If you're doing any per-pixel operations, then it's usually a lot faster to grab the raw image buffer and manipulate it directly than to call GetPixel/SetPixel methods.

And as you've already mentioned, you can turn off expensive operations such as anti-aliasing and font smoothing that won't be of any/much benefit in your specific case.

And of course, look at the code you're rendering with - profile it and apply the usual optimisations to help it flow efficiently.

Lastly, there comes a point where you should consider whether a hardware upgrade might be a cheap and effective solution - if you have a slow PC and a low end graphics card there may be a significant gain to be had by just buying a new PC with a better graphics card in it. Or if the images are huge, you may find a couple of GB more RAM eliminates virtual memory paging overheads. It may sound expensive, but there comes a point where the cost/benefit of new hardware is better than ploughing more money into additional work on optimisations (and their ever decreasing returns).

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Several good suggestions. In particular I didn't think about caching, so to speak, repeatedly drawn areas. The work with this deals a lot by getting images from disc so I/O overhead is pretty high. I can cut that down by "watching" for repeated calls to the same image and keep it in memory for a while. Thanks again! – Michael Apr 28 '11 at 22:16

I have a few ideas:

  1. Look at the code in It is an open source paint program written in C#. It could give you some good ideas. You could certainly do this in conjunction with ideas 2 and 3.

  2. If the jobs need to be done in an "immediate" way, you could use something asynchronous to create the images. Depending on the scope of the overall application, you might even use something like NServiceBus to queue an image processing component with the task. Once the task is completed, the sending component would receive a notification via subscribing to the message published upon completion.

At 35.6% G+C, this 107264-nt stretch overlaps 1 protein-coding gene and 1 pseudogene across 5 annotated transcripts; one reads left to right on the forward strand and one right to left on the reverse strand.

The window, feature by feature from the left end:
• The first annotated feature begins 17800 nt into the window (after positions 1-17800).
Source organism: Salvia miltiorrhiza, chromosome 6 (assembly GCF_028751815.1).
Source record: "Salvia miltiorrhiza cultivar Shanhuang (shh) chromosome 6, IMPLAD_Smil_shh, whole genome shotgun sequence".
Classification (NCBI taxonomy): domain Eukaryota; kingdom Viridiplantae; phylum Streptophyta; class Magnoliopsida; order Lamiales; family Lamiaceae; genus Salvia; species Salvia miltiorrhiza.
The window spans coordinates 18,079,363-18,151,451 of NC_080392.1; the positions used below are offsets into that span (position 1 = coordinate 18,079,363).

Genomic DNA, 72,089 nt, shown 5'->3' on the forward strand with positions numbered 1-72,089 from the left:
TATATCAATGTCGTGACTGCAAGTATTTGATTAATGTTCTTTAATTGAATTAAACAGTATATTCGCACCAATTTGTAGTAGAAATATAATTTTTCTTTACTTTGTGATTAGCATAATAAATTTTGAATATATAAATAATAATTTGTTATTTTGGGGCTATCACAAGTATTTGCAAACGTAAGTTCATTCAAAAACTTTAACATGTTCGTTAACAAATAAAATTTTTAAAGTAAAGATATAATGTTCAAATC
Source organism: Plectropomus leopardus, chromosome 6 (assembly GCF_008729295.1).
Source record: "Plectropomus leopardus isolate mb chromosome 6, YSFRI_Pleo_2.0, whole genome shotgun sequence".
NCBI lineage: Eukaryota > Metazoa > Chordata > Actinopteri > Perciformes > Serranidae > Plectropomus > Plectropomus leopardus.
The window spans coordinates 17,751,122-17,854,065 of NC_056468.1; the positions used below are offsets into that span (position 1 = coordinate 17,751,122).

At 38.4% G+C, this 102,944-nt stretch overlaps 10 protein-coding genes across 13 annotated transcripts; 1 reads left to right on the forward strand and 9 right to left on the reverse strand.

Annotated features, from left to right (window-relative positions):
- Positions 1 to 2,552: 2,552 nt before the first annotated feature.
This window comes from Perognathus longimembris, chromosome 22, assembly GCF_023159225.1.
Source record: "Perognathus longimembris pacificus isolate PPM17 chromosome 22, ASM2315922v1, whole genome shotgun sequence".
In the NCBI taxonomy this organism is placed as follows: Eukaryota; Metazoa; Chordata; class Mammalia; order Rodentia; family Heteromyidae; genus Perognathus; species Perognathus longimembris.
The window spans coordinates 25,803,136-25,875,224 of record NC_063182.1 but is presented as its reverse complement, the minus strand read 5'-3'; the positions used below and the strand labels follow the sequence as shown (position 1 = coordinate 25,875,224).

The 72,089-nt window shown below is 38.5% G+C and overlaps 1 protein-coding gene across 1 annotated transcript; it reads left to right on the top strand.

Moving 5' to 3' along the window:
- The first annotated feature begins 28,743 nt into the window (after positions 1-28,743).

3. The task based solution is good for delayed processing. You could batch the creation of the images and use either the Task approach or something called ( It's an open source job scheduler that I use for all my time based jobs.

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You can create a new Bitmap image and do LockBits(...), specifying the pixel format you want. Once you have the bits, if you want to use unmanaged code to draw into it, bring in the library, pin the data in memory, and use that library against it. I think you can use GDI+ against raw pixel data, but I was under the impression that System.Drawing is already a thin layer on top of GDI+. Anyways, whether or not I'm wrong about that, with LockBits, you have direct access to pixel data, which can be as fast or slow as you program it.

Once you're done with drawing, you can UnlockBits and viola you have the new image.

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Actually, if you're looking for fast print-quality graphics, maybe you could use vector drawing techniques instead of bitmapped. – Kevin Hsu Apr 28 '11 at 21:58
Thanks I didn't know about that. I'd provide code but it's apparently well over the 600 or so characters this box provides. – Michael Apr 28 '11 at 22:01